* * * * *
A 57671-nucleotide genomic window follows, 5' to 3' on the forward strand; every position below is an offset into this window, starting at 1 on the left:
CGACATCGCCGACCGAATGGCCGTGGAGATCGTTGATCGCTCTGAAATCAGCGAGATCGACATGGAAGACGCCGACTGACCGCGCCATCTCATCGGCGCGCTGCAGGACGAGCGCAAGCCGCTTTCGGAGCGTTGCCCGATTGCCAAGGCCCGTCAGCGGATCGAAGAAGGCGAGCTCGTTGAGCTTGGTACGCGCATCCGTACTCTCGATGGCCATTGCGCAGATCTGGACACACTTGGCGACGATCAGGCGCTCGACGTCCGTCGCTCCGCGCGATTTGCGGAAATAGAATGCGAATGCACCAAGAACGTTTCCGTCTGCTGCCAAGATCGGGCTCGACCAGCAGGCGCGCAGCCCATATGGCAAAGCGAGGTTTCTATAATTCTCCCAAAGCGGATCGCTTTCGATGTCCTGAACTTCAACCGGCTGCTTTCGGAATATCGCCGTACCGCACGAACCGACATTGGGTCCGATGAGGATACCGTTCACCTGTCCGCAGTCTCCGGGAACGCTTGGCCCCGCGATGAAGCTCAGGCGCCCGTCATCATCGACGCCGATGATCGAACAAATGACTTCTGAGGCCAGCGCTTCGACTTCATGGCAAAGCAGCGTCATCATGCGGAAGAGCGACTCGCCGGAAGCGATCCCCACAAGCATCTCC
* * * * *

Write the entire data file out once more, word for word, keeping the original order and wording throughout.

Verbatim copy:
A 57671-nucleotide genomic window follows, 5' to 3' on the forward strand; every position below is an offset into this window, starting at 1 on the left:
CGACATCGCCGACCGAATGGCCGTGGAGATCGTTGATCGCTCTGAAATCAGCGAGATCGACATGGAAGACGCCGACTGACCGCGCCATCTCATCGGCGCGCTGCAGGACGAGCGCAAGCCGCTTTCGGAGCGTTGCCCGATTGCCAAGGCCCGTCAGCGGATCGAAGAAGGCGAGCTCGTTGAGCTTGGTACGCGCATCCGTACTCTCGATGGCCATTGCGCAGATCTGGACACACTTGGCGACGATCAGGCGCTCGACGTCCGTCGCTCCGCGCGATTTGCGGAAATAGAATGCGAATGCACCAAGAACGTTTCCGTCTGCTGCCAAGATCGGGCTCGACCAGCAGGCGCGCAGCCCATATGGCAAAGCGAGGTTTCTATAATTCTCCCAAAGCGGATCGCTTTCGATGTCCTGAACTTCAACCGGCTGCTTTCGGAATATCGCCGTACCGCACGAACCGACATTGGGTCCGATGAGGATACCGTTCACCTGTCCGCAGTCTCCGGGAACGCTTGGCCCCGCGATGAAGCTCAGGCGCCCGTCATCATCGACGCCGATGATCGAACAAATGACTTCTGAGGCCAGCGCTTCGACTTCATGGCAAAGCAGCGTCATCATGCGGAAGAGCGACTCGCCGGAAGCGATCCCCACAAGCATCTCC